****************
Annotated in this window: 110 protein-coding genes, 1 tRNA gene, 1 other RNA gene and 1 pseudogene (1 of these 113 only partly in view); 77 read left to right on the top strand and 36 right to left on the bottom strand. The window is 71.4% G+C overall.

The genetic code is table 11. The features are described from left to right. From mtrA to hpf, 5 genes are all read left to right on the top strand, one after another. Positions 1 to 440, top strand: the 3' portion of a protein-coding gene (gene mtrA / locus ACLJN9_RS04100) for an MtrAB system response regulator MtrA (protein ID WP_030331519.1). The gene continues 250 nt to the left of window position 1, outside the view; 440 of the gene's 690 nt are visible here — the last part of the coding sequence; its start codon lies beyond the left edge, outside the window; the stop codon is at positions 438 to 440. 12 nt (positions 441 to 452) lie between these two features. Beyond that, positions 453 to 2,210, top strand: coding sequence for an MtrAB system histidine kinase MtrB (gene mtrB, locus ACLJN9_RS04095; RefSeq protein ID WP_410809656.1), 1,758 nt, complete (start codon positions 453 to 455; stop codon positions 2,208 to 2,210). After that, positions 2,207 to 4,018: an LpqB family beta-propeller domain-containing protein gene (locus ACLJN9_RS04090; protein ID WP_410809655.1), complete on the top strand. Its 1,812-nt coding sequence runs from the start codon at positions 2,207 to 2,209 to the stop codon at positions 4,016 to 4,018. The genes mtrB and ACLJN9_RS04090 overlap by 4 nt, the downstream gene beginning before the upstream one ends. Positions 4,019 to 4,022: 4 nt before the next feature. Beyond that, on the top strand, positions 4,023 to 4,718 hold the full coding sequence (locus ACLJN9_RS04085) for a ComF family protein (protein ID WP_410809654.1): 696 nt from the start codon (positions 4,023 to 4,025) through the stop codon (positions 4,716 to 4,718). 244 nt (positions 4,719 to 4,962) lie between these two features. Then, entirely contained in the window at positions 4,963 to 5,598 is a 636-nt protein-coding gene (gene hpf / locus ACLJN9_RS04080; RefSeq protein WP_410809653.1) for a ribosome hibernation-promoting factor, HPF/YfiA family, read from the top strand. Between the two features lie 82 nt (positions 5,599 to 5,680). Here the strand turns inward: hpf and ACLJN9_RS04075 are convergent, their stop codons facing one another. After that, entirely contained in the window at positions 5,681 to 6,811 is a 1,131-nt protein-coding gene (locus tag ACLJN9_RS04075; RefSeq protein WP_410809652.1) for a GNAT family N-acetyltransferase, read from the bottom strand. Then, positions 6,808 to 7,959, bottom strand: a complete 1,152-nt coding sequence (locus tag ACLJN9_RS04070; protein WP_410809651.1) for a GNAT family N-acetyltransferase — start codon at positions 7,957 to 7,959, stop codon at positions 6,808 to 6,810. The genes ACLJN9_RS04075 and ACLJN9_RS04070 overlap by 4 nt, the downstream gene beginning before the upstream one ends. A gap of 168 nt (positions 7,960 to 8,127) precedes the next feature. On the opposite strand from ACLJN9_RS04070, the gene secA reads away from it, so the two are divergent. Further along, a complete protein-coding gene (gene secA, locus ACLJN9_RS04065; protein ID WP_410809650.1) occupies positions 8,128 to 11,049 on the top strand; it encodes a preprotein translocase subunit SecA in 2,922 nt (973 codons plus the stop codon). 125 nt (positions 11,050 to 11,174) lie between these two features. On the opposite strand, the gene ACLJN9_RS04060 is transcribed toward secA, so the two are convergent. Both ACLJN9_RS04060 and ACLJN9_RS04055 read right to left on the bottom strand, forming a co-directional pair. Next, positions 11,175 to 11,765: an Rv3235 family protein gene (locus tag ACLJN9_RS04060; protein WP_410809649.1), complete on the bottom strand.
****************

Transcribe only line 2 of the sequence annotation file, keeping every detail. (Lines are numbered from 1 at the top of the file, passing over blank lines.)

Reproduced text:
The genetic code is table 11. The features are described from left to right. From mtrA to hpf, 5 genes are all read left to right on the top strand, one after another. Positions 1 to 440, top strand: the 3' portion of a protein-coding gene (gene mtrA / locus ACLJN9_RS04100) for an MtrAB system response regulator MtrA (protein ID WP_030331519.1). The gene continues 250 nt to the left of window position 1, outside the view; 440 of the gene's 690 nt are visible here — the last part of the coding sequence; its start codon lies beyond the left edge, outside the window; the stop codon is at positions 438 to 440. 12 nt (positions 441 to 452) lie between these two features. Beyond that, positions 453 to 2,210, top strand: coding sequence for an MtrAB system histidine kinase MtrB (gene mtrB, locus ACLJN9_RS04095; RefSeq protein ID WP_410809656.1), 1,758 nt, complete (start codon positions 453 to 455; stop codon positions 2,208 to 2,210). After that, positions 2,207 to 4,018: an LpqB family beta-propeller domain-containing protein gene (locus ACLJN9_RS04090; protein ID WP_410809655.1), complete on the top strand. Its 1,812-nt coding sequence runs from the start codon at positions 2,207 to 2,209 to the stop codon at positions 4,016 to 4,018. The genes mtrB and ACLJN9_RS04090 overlap by 4 nt, the downstream gene beginning before the upstream one ends. Positions 4,019 to 4,022: 4 nt before the next feature. Beyond that, on the top strand, positions 4,023 to 4,718 hold the full coding sequence (locus ACLJN9_RS04085) for a ComF family protein (protein ID WP_410809654.1): 696 nt from the start codon (positions 4,023 to 4,025) through the stop codon (positions 4,716 to 4,718). 244 nt (positions 4,719 to 4,962) lie between these two features. Then, entirely contained in the window at positions 4,963 to 5,598 is a 636-nt protein-coding gene (gene hpf / locus ACLJN9_RS04080; RefSeq protein WP_410809653.1) for a ribosome hibernation-promoting factor, HPF/YfiA family, read from the top strand. Between the two features lie 82 nt (positions 5,599 to 5,680). Here the strand turns inward: hpf and ACLJN9_RS04075 are convergent, their stop codons facing one another. After that, entirely contained in the window at positions 5,681 to 6,811 is a 1,131-nt protein-coding gene (locus tag ACLJN9_RS04075; RefSeq protein WP_410809652.1) for a GNAT family N-acetyltransferase, read from the bottom strand. Then, positions 6,808 to 7,959, bottom strand: a complete 1,152-nt coding sequence (locus tag ACLJN9_RS04070; protein WP_410809651.1) for a GNAT family N-acetyltransferase — start codon at positions 7,957 to 7,959, stop codon at positions 6,808 to 6,810. The genes ACLJN9_RS04075 and ACLJN9_RS04070 overlap by 4 nt, the downstream gene beginning before the upstream one ends. A gap of 168 nt (positions 7,960 to 8,127) precedes the next feature. On the opposite strand from ACLJN9_RS04070, the gene secA reads away from it, so the two are divergent. Further along, a complete protein-coding gene (gene secA, locus ACLJN9_RS04065; protein ID WP_410809650.1) occupies positions 8,128 to 11,049 on the top strand; it encodes a preprotein translocase subunit SecA in 2,922 nt (973 codons plus the stop codon). 125 nt (positions 11,050 to 11,174) lie between these two features. On the opposite strand, the gene ACLJN9_RS04060 is transcribed toward secA, so the two are convergent. Both ACLJN9_RS04060 and ACLJN9_RS04055 read right to left on the bottom strand, forming a co-directional pair. Next, positions 11,175 to 11,765: an Rv3235 family protein gene (locus tag ACLJN9_RS04060; protein WP_410809649.1), complete on the bottom strand.